Keep in mind the driving range is off limits to the general public. And Couples needs all the practice he can get after spending most of last season and part of this one out with a sore back. But Couples not only made time for the kids and their Dad. He also spent a few minutes giving props to Steve Stricker for being who he is and for hosting the Am Fam Championship.

“I love Steve Stricker,” said Couples. “He’s been a friend forever. Everything he does is first class so I’m sure this is a great spot.”

Couples went on to talk about his longtime relationship with Stricker and explained why he’s so well liked among his peers.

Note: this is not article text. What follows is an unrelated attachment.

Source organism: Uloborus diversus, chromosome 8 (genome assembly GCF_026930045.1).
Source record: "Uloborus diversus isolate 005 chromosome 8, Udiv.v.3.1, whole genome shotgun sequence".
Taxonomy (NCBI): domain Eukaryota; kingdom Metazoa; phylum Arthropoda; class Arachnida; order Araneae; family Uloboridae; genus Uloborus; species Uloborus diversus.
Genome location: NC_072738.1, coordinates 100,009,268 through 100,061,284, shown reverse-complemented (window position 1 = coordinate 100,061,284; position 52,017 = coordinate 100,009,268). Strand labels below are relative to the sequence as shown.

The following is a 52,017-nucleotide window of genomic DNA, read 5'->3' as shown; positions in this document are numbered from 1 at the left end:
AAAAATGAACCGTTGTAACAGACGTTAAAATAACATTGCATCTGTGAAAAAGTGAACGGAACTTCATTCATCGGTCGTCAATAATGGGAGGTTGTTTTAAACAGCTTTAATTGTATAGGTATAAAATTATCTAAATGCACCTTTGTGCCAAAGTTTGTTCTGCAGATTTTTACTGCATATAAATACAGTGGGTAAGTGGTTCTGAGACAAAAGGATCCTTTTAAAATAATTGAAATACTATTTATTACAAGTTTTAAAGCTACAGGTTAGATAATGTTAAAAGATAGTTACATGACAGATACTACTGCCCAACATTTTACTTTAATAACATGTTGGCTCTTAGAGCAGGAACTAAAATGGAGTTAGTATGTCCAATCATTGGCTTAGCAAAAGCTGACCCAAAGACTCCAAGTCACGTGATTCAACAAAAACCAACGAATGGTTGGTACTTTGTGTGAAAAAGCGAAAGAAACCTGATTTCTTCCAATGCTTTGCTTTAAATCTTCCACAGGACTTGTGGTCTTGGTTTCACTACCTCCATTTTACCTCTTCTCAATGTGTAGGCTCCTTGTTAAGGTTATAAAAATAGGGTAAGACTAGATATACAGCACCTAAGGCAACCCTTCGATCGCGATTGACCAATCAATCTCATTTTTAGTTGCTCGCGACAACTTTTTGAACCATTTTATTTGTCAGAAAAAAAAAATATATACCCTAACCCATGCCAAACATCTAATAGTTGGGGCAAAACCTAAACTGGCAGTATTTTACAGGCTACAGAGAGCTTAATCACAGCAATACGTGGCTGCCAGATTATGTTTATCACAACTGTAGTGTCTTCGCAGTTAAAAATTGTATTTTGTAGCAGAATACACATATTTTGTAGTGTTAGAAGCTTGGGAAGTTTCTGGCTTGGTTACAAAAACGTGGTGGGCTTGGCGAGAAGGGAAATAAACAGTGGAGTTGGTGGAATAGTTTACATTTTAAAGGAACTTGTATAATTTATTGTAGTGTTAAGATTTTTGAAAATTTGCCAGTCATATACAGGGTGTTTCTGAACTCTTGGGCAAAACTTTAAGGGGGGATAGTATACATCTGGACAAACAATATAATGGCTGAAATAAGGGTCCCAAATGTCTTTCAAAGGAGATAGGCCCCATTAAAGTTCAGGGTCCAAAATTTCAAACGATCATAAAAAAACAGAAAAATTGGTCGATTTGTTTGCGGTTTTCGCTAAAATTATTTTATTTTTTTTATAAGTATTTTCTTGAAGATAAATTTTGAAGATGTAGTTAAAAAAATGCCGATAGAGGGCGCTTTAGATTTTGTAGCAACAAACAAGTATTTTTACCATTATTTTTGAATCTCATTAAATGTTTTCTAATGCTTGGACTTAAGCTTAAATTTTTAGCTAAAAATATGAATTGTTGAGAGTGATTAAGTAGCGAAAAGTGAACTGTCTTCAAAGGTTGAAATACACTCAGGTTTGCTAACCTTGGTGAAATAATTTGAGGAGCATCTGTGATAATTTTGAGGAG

“He’s very friendly and has a great family. He’s gonna be a perfect President’s Cup captain. He’s just easy to be around.”

Couples says he doesn’t know a whole lot about the city of Madison. He’s been here a couple times before for various golf events. But he’s going to take in the Darius Rucker concert at Breese Stevens Field on Friday night and will return to the Badger State to see his Seattle Seahawks take on the Green Bay Packers at Lambeau Field in September.

“I will  not have any Seahawks gear on. I won’t do that!”

Couples, who is 57 years old, says he will continue to play on the PGA Champions Tour as long as he’s competitive.

“If there comes a time I’m in 25th or 30th place, I can’t do that. My body is not strong enough anyone. Hopefully I have two or three more years. I keep saying that but hopefully.

Stricker excited for year two as tee times announced for Am Fam Championship (Audio)